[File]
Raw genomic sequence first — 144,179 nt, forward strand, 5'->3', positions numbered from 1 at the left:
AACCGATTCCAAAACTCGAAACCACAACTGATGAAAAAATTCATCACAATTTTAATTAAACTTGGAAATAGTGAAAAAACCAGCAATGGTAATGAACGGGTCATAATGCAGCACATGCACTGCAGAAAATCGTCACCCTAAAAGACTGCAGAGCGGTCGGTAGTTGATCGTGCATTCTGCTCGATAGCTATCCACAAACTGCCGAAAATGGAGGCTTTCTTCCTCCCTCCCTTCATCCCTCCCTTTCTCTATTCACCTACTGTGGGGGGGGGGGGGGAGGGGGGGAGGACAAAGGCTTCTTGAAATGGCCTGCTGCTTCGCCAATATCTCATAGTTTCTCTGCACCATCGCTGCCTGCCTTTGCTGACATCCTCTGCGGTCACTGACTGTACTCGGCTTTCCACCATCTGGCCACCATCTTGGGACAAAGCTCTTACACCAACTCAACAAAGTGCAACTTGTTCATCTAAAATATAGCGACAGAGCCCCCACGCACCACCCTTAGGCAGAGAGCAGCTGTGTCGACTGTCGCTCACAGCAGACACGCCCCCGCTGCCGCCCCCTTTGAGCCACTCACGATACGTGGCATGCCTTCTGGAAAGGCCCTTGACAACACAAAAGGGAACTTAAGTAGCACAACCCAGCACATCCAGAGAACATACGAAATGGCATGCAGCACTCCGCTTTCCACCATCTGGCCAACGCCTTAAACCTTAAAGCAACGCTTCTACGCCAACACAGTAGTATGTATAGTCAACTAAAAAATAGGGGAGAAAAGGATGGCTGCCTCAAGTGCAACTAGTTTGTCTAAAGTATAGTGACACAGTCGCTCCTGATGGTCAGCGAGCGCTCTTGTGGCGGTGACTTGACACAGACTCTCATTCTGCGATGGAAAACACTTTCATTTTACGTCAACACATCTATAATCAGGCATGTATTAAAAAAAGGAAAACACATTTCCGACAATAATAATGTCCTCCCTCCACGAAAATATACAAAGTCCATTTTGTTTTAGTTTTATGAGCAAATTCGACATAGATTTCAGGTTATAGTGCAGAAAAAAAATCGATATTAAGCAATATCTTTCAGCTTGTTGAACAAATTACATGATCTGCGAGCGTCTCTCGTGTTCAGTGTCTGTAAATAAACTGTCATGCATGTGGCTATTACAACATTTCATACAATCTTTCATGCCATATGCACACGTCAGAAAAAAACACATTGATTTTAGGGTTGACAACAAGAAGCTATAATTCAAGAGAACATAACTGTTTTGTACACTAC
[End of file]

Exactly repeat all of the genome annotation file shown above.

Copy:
Raw genomic sequence first — 144,179 nt, forward strand, 5'->3', positions numbered from 1 at the left:
AACCGATTCCAAAACTCGAAACCACAACTGATGAAAAAATTCATCACAATTTTAATTAAACTTGGAAATAGTGAAAAAACCAGCAATGGTAATGAACGGGTCATAATGCAGCACATGCACTGCAGAAAATCGTCACCCTAAAAGACTGCAGAGCGGTCGGTAGTTGATCGTGCATTCTGCTCGATAGCTATCCACAAACTGCCGAAAATGGAGGCTTTCTTCCTCCCTCCCTTCATCCCTCCCTTTCTCTATTCACCTACTGTGGGGGGGGGGGGGGAGGGGGGGAGGACAAAGGCTTCTTGAAATGGCCTGCTGCTTCGCCAATATCTCATAGTTTCTCTGCACCATCGCTGCCTGCCTTTGCTGACATCCTCTGCGGTCACTGACTGTACTCGGCTTTCCACCATCTGGCCACCATCTTGGGACAAAGCTCTTACACCAACTCAACAAAGTGCAACTTGTTCATCTAAAATATAGCGACAGAGCCCCCACGCACCACCCTTAGGCAGAGAGCAGCTGTGTCGACTGTCGCTCACAGCAGACACGCCCCCGCTGCCGCCCCCTTTGAGCCACTCACGATACGTGGCATGCCTTCTGGAAAGGCCCTTGACAACACAAAAGGGAACTTAAGTAGCACAACCCAGCACATCCAGAGAACATACGAAATGGCATGCAGCACTCCGCTTTCCACCATCTGGCCAACGCCTTAAACCTTAAAGCAACGCTTCTACGCCAACACAGTAGTATGTATAGTCAACTAAAAAATAGGGGAGAAAAGGATGGCTGCCTCAAGTGCAACTAGTTTGTCTAAAGTATAGTGACACAGTCGCTCCTGATGGTCAGCGAGCGCTCTTGTGGCGGTGACTTGACACAGACTCTCATTCTGCGATGGAAAACACTTTCATTTTACGTCAACACATCTATAATCAGGCATGTATTAAAAAAAGGAAAACACATTTCCGACAATAATAATGTCCTCCCTCCACGAAAATATACAAAGTCCATTTTGTTTTAGTTTTATGAGCAAATTCGACATAGATTTCAGGTTATAGTGCAGAAAAAAAATCGATATTAAGCAATATCTTTCAGCTTGTTGAACAAATTACATGATCTGCGAGCGTCTCTCGTGTTCAGTGTCTGTAAATAAACTGTCATGCATGTGGCTATTACAACATTTCATACAATCTTTCATGCCATATGCACACGTCAGAAAAAAACACATTGATTTTAGGGTTGACAACAAGAAGCTATAATTCAAGAGAACATAACTGTTTTGTACACTAC